The grassroots effort to have the New York State Department of Transportation make a cut in the new North Street railing and replace the pedestrian walkway has paid off for the community.
According to Kim Spitzer, one of the driving forces behind the effort, the DOT has agreed to cut the railing on the newly constructed bridge and put the path back in.
"I just want to say how appreciative we are to the DOT for listening to us and understanding our issue and how thankful we are that they are going [to open the walkway]," Spitzer said. "It was a community effort to get this open."
Once the materials come in, the DOT plans to redo that portion of the railing. Resident John Curtin said the project should be completed mid- to late summer before school returns to session.
"It's just great news," Curtin said of the DOT's agreement to redo the rail.
Following a site meeting on Feb. 25 between residents, representatives from Assemblyman Will Barclay's and Sen. John DeFrancisco's offices and the DOT, Spitzer said the group received a letter from the state saying they were not going to make any sort of cut in the rail because it would leave a blunt end, which the DOT had previously said would be more dangerous to a motorist if they were to get into an accident on the bridge and run into the post.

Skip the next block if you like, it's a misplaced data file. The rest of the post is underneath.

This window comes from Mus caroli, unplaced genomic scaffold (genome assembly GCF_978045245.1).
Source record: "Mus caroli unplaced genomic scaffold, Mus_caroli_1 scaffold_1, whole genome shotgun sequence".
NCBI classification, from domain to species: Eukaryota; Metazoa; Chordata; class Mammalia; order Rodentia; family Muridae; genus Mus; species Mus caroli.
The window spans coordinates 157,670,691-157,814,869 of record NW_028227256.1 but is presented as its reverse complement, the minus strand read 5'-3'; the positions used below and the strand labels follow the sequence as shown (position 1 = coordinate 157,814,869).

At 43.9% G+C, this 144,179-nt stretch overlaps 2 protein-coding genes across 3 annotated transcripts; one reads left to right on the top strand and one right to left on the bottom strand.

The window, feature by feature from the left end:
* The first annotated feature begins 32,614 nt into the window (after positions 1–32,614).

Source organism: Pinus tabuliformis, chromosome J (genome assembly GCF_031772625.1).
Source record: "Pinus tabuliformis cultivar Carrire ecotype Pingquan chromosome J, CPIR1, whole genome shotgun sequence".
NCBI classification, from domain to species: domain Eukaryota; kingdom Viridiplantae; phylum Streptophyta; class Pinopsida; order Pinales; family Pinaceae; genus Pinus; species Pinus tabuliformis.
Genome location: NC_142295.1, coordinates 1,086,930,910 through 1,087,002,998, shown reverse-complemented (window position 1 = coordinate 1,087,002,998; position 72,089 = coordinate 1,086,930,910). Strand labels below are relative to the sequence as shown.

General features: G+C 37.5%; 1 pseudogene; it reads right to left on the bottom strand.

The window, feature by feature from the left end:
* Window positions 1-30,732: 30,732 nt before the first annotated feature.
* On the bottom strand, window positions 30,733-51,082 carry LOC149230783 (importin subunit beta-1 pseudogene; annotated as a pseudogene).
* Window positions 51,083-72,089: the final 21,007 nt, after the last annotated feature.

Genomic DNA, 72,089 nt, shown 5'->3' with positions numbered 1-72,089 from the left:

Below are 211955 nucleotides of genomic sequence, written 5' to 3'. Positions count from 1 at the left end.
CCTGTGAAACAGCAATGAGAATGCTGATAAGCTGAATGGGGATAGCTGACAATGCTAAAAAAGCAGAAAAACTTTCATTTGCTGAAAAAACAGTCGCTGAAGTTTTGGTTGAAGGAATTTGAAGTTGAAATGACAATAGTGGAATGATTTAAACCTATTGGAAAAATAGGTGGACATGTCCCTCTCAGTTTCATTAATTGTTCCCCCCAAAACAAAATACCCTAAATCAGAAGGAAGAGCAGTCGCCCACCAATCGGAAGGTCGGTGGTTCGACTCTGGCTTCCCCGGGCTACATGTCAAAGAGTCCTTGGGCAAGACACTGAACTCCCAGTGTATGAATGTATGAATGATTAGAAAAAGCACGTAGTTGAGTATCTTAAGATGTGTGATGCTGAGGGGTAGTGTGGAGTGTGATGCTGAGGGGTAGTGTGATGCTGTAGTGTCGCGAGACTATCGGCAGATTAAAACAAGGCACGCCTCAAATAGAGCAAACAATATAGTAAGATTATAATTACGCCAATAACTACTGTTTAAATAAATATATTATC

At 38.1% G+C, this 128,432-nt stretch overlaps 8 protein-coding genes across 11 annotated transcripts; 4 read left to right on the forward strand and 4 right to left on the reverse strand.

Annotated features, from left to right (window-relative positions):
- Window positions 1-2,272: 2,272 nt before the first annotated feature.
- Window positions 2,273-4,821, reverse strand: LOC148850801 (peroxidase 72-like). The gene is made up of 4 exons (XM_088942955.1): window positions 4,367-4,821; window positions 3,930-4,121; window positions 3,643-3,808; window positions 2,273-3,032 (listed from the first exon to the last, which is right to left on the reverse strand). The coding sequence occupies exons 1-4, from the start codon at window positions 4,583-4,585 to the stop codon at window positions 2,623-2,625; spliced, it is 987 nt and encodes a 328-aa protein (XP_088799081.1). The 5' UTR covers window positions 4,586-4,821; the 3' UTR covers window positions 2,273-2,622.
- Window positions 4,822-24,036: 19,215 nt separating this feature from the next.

However, thanks to community member and TDK Engineering and Associates partner Joe Durand, the group was made aware that a simple cut and reconfiguring of the railing could be made that would be safe for pedestrians and motorists.
"The reason we knew it could be done is because of Joe," Spitzer said.
At that time, Chuck Murphy, legislative aide for DeFrancisco's office, told Spitzer the group could go above the heads of the local DOT and contact the state DOT commissioner's office.